The Essayes, Volume 3

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B. Richards, 1908
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Page 70 - Campania pinguis aratur, 5 nee miser aera paro clade, Corinthe, tua. O prima infelix fingenti terra Prometheo ! Ille parum cauti pectoris egit opus : corpora disponens mentem non vidit in arte. Recta animi primum debuit esse via.
Page 427 - ... that what is bred in the bone will never out of the flesh, and no doubt but this love was bred in the bone, even in the jaw-bone.
Page 382 - If it be a consummation of ones being, it is also an amendment and entrance into a long and quiet night. Wee finde nothing so sweete in life, as a quiet rest and gentle sleepe, and without dreames. The things I know to be wicked, as to wrong or offend ones neighbour : and to disobey his superiour, be he God or man, I carefully shunne them: Such as I know not whether they bee good or bad, I cannot feare them. If I goe to my death, and leave you alive: The Gods onely see, whether you or I shall prosper...
Page 113 - Audio, quid veteres olim moneatis amici: Pone seram, cohibe: sed quis custodiet ipsos Custodes ? cauta est et ab illis incipit uxor.
Page 22 - Every man beareth the whole stampe of humane condition. Authors communicate themselves unto the world by some speciall and strange marke ; I the first, by my generall disposition ; as Michael de Montaigne; not as a Grammarian, or a Poet, or a Lawyer.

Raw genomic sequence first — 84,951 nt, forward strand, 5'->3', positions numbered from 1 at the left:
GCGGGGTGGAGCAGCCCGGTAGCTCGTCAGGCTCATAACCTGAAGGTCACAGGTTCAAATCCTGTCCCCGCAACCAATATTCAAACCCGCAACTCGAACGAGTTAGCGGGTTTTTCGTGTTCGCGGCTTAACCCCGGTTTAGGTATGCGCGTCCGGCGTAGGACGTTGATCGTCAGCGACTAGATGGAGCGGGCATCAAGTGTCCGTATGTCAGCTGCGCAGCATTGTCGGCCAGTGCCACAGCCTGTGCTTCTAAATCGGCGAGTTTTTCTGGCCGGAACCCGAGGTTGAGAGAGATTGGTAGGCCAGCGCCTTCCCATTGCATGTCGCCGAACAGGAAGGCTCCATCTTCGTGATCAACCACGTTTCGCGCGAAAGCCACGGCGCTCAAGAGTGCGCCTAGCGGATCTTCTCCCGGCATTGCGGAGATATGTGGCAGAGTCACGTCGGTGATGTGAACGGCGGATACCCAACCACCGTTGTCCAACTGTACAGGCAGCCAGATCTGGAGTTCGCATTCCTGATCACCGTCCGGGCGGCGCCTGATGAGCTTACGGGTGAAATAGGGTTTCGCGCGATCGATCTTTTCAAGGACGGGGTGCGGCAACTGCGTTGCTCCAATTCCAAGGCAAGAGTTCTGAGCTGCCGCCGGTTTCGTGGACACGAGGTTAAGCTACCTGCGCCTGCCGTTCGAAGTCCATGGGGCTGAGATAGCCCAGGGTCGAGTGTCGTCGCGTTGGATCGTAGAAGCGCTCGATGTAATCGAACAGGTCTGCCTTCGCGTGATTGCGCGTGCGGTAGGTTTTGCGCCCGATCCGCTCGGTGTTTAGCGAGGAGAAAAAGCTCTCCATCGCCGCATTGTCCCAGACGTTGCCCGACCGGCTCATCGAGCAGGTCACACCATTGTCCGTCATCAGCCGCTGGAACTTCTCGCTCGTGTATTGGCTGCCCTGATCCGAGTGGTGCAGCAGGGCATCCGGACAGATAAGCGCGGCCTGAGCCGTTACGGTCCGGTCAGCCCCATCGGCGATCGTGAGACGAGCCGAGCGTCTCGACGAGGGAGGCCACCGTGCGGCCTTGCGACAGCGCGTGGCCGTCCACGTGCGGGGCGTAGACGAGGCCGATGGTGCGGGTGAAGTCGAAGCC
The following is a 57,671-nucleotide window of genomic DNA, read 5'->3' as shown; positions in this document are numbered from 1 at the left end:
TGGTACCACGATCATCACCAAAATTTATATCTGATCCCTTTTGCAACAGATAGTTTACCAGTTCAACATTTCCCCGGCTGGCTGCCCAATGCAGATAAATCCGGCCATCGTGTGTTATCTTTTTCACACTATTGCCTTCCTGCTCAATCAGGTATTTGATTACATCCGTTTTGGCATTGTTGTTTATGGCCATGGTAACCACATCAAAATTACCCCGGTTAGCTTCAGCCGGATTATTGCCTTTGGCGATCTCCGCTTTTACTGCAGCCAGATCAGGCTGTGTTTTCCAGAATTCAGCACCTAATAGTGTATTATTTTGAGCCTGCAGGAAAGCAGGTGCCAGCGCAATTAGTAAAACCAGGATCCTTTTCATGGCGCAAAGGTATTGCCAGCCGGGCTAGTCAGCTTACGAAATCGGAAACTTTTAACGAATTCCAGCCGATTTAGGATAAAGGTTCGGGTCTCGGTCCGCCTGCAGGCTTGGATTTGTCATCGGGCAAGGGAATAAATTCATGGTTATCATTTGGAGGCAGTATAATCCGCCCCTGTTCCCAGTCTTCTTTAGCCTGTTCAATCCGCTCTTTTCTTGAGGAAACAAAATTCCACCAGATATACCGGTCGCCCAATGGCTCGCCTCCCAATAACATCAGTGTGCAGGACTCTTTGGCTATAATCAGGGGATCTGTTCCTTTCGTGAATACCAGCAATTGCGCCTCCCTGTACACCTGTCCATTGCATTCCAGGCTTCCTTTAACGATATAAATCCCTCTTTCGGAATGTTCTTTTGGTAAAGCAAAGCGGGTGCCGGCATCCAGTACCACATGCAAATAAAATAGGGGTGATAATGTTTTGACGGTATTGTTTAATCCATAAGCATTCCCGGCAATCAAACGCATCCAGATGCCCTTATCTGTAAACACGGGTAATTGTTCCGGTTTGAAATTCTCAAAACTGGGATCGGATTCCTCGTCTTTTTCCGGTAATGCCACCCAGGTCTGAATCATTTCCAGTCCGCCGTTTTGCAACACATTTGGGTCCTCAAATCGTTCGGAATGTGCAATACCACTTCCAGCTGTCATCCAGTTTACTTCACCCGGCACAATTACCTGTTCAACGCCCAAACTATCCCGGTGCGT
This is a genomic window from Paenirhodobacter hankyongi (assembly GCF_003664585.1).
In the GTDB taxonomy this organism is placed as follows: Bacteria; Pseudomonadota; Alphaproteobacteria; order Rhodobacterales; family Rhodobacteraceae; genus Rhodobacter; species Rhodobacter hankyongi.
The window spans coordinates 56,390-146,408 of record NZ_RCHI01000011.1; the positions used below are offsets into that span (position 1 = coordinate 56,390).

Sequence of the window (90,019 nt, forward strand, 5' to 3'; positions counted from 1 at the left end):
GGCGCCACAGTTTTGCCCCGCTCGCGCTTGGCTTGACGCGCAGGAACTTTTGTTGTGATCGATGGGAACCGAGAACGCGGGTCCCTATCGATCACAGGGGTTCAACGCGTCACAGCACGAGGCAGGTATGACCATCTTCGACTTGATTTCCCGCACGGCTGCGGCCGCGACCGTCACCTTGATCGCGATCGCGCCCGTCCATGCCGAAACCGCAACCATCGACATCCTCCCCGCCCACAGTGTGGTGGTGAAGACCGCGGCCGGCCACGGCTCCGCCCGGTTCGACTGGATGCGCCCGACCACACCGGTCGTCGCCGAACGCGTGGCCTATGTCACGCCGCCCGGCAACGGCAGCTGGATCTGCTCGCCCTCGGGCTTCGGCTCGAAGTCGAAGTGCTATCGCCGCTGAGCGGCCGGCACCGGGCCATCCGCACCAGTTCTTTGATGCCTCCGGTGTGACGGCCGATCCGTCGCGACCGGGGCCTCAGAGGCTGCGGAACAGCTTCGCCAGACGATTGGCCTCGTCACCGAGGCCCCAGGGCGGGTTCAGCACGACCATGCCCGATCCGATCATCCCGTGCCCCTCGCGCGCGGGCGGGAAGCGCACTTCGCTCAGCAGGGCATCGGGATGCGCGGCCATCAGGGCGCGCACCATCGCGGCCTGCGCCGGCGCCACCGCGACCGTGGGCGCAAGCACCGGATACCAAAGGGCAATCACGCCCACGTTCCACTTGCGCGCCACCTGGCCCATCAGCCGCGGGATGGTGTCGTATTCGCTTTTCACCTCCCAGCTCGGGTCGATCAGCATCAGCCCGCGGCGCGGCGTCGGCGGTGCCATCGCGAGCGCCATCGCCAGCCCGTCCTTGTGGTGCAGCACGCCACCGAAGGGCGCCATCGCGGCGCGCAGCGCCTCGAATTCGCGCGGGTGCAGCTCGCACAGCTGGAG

Page 436 - ... obstinately lingring, and unremoovably-obstinate. Let nature worke : Let hir have hir will : She knoweth what she hath to doe, and understands hir selfe better then we do. But such a one died of it, wil you say; so shal you doubtlesse; if not of that, yet of some other disease. And how many have we seene die when they have had a whole Colledge of Physitians round about their bed, and looking in their excrements?
Page 150 - I do others in this sport, doth more sweetly tickle my imagination, then that is done unto me. Now if no generous minde, can receive pleasure where he returneth none ; it is a base minde that would have all duty and delights to feed with conference, those under whose charge he remaineth. There is no beauty, nor favour, nor familiarity so exquisite, which a gallant minde should desire at this rate. Now if women can do us no good but in pittie, I had much rather not to live at all, then to live by...
Page 123 - All the world may know me by my booke, and my booke by me : But I am of an Apish and imitating condition. When I medled with making of verses (and I never made any but in Latine) they evidently accused the Poet I came last from reading : And of my first Essayes, some taste a little of the stranger. At Paris I speake somewhat otherwise then at Montaigne. Whom I behold with attention, doth easily convay and imprint something of his in me. What I heedily consider, the same I usurpe : a foolish countenance,...
Page 212 - Maior enim pars eo fere deferri solet, quo a natura ipsa deducitur. In quibus videndum est, non modo quid quisque loquatur, sed etiam quid quisque sentiat atque etiam de qua causa quisque sentiat.
Page 467 - Hee hath past his life in idlenesse, say we ; alas I have done nothing this day. What? have you not lived? It is not onely the fundamentall, but the noblest of your occupation. Had I beene placed or thought fit for the managing of great affaires, I would have shewed what I could have performed. Have you knowen how to meditate and manage your life? you have accomplished the greatest worke of all. For a man to shew and exploit himselfe, " nature hath no neede of fortune, she equally shewes herselfe...

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